AWARDS

CONICET researcher received the Latin American Women in Chemistry 2021

Marta Litter was awarded for her global and social impact contribution to scientific research in chemistry


Marta Litter, CONICET researcher. Ph: courtesy researcher

Marta Litter, researcher of the National Scientific and Technical Research Council (CONICET) and professor at the Instituto de Investigación e Ingeniería Ambiental (3iA) of the Universidad Nacional de San Martín (UNSAM), received the Latin American Women in Chemistry 2021 given by the American Chemical Society (ACS) and Federación Latinoamericana de Asociaciones Químicas (FLAQ). This prize aims at recognizing Spanish speaking women scientists who have contributed to chemistry and its related sciences. Leadership in Academia is the category that recognizes proven professional careers in the academic field that have global and social impact in the field of scientific research in chemistry.

“I hope this award can encourage young generations to do scientific research in environmental care strengthening ties with the international and national scientific community. I extend this wish to all young people interested (and I hope passionate) in research and technology,” Litter said.

For her part, Maria Julia Culzoni, CONICET independent researcher, got a special mention as a Emerging Leader in Chemistry, for her various achievements, such as her work as head of the Laboratory of Analytical Development and Chemometrics,  as a professor and her research work on the project “Development of analytical platforms for the analysis of biological, food and environmental samples.”

The ACS and FLAQ give this award to promote gender equality in science, technology, engineering and mathematics in Latin America, and also contribute to the development of a more advanced perspective in understanding the impact of diversity in scientific research and in the area of chemistry in general. Besides, this prize aims at recognizing Spanish speaking women scientists who have contributed to chemistry and its related sciences.

“The first edition of the Latin American Women in Chemistry Awards within the framework of CLAQ 2020 is the best opportunity to show the great amount of scientific work that many Latin American women have carried out during the last four decades,” said Diana Cristina Sinuco León, president of the “Sociedad Colombiana de Ciencias Químicas” (SCCQ) and the FLAQ. “There were almost 80 nominees in three categories: 7 for Industry Leader, 34 for Academic Leader and 37 for Emerging Leader in Chemistry,” she added.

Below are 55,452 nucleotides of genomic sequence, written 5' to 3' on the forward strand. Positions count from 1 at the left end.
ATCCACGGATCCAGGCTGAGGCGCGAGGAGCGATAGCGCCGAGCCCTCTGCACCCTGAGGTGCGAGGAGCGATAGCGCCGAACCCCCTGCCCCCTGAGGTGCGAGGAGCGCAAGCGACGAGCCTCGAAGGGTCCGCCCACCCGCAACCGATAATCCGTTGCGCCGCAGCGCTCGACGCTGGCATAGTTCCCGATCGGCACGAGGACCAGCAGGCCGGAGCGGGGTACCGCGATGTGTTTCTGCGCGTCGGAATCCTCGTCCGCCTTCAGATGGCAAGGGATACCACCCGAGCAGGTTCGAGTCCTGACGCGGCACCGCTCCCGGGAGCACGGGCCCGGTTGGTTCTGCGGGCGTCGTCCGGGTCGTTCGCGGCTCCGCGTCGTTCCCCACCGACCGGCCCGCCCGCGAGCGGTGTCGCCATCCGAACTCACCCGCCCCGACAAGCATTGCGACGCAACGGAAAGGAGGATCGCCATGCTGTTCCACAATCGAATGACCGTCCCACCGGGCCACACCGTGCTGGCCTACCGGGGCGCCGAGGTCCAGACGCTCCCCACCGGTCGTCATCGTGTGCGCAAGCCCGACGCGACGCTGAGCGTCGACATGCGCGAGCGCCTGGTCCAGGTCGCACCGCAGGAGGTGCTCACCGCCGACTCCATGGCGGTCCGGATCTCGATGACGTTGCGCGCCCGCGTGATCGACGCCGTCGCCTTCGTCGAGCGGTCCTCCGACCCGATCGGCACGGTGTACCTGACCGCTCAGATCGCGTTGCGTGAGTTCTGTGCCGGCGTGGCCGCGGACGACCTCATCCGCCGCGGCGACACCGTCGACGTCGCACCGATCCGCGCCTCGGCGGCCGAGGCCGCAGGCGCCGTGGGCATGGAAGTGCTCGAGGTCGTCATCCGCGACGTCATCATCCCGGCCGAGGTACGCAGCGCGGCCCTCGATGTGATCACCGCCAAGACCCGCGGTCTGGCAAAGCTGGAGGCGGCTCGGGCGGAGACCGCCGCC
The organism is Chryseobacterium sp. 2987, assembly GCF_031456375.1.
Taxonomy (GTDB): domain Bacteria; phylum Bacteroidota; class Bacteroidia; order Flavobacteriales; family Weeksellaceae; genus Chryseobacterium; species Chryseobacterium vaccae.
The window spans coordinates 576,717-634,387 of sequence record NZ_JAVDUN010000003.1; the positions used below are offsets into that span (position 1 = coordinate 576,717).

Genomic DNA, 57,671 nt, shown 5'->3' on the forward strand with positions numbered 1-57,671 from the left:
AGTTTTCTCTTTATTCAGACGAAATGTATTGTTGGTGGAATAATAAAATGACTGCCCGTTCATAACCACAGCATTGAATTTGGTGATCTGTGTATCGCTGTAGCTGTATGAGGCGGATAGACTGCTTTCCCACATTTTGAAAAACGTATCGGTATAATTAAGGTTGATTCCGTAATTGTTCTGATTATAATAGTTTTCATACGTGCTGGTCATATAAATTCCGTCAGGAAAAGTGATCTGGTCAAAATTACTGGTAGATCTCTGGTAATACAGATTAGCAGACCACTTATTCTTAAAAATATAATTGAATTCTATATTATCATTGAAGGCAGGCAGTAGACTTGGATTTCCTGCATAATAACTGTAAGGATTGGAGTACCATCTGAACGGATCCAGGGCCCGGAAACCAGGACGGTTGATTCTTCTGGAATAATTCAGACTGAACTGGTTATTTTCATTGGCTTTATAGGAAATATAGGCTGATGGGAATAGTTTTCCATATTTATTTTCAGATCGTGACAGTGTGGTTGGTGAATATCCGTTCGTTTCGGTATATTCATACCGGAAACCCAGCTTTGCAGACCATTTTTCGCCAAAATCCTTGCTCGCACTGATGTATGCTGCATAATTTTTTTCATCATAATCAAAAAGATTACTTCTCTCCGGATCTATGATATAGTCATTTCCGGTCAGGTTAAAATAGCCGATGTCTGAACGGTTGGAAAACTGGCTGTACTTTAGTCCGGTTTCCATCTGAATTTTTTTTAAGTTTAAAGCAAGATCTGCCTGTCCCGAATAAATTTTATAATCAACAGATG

Litter holds a Ph.D. in Chemistry (UBA) and a post doctoral degree in Polymer Chemistry at the University of Arizona (USA). Currently, she is an honorary senior researcher at CONICET and professor at 3iA. Her work is oriented to the development of water, air and soil treatment technologies from environmental physical chemistry. Her study focuses on the removal of arsenic in water and spread of this problem worldwide, mainly in Latin America and Argentina.

“I’m grateful to the public university, especially to the University of Buenos Aires, where I was trained from high school. I obtained there my degree and took my doctorate. Besides, I want to thank CONICET, which supported my work in harsh circumstances, and where I am a senior researcher. I also wish to thank the Comisión Nacional de Energía Atómica (where I carried out most of my last activities), to the Instituto de Doble Dependencia iiiA-CONICET of the Universidad de General San Martín, where I currently work,” the researcher said and added: “In memory of Enrique San Román (my husband), my parents, my friends, my sons and daughter-in-law.”

Among other awards, Litter won the “Premio Mercosur de Ciencia y Tecnología” in 2006 and 2011. In 2018 she was recognized by the UNESCO to be part of the World Academy of Sciences (TWAS). In 2020, she was incorporated to the Academia de Ciencias de América Latina and in 2021 she obtained the Dr. Eduardo Charreau Award for Technological Cooperation 2021 granted by the Organización de Estados Iberoamericanos, la Asociación Argentina para el Progreso de las Ciencias y la Asociación Interciencia.